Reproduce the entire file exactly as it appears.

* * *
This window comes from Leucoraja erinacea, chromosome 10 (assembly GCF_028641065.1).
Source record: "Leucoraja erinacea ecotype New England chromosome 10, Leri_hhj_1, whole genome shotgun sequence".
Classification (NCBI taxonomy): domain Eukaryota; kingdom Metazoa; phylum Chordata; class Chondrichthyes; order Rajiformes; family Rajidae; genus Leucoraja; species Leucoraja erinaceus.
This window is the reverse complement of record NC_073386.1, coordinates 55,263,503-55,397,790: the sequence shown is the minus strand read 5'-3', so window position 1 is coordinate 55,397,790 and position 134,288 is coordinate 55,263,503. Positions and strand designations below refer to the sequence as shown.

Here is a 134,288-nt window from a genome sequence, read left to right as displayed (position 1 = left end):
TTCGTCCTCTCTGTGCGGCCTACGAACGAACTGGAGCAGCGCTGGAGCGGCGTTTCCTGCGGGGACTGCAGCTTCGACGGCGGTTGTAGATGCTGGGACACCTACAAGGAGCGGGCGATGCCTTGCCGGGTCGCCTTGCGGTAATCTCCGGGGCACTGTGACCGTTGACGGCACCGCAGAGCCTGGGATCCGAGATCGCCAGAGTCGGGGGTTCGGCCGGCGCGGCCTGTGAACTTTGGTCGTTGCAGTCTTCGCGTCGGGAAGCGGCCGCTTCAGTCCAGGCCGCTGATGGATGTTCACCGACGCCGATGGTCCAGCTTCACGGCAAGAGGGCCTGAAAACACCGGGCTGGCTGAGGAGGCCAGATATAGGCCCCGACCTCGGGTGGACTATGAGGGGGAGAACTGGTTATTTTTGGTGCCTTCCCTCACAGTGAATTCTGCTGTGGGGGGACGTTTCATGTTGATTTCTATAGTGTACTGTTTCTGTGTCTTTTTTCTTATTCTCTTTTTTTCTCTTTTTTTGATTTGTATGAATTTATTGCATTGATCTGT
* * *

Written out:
This window comes from Leucoraja erinacea, chromosome 10 (assembly GCF_028641065.1).
Source record: "Leucoraja erinacea ecotype New England chromosome 10, Leri_hhj_1, whole genome shotgun sequence".
Classification (NCBI taxonomy): domain Eukaryota; kingdom Metazoa; phylum Chordata; class Chondrichthyes; order Rajiformes; family Rajidae; genus Leucoraja; species Leucoraja erinaceus.
This window is the reverse complement of record NC_073386.1, coordinates 55,263,503-55,397,790: the sequence shown is the minus strand read 5'-3', so window position 1 is coordinate 55,397,790 and position 134,288 is coordinate 55,263,503. Positions and strand designations below refer to the sequence as shown.

Here is a 134,288-nt window from a genome sequence, read left to right as displayed (position 1 = left end):
TTCGTCCTCTCTGTGCGGCCTACGAACGAACTGGAGCAGCGCTGGAGCGGCGTTTCCTGCGGGGACTGCAGCTTCGACGGCGGTTGTAGATGCTGGGACACCTACAAGGAGCGGGCGATGCCTTGCCGGGTCGCCTTGCGGTAATCTCCGGGGCACTGTGACCGTTGACGGCACCGCAGAGCCTGGGATCCGAGATCGCCAGAGTCGGGGGTTCGGCCGGCGCGGCCTGTGAACTTTGGTCGTTGCAGTCTTCGCGTCGGGAAGCGGCCGCTTCAGTCCAGGCCGCTGATGGATGTTCACCGACGCCGATGGTCCAGCTTCACGGCAAGAGGGCCTGAAAACACCGGGCTGGCTGAGGAGGCCAGATATAGGCCCCGACCTCGGGTGGACTATGAGGGGGAGAACTGGTTATTTTTGGTGCCTTCCCTCACAGTGAATTCTGCTGTGGGGGGACGTTTCATGTTGATTTCTATAGTGTACTGTTTCTGTGTCTTTTTTCTTATTCTCTTTTTTTCTCTTTTTTTGATTTGTATGAATTTATTGCATTGATCTGT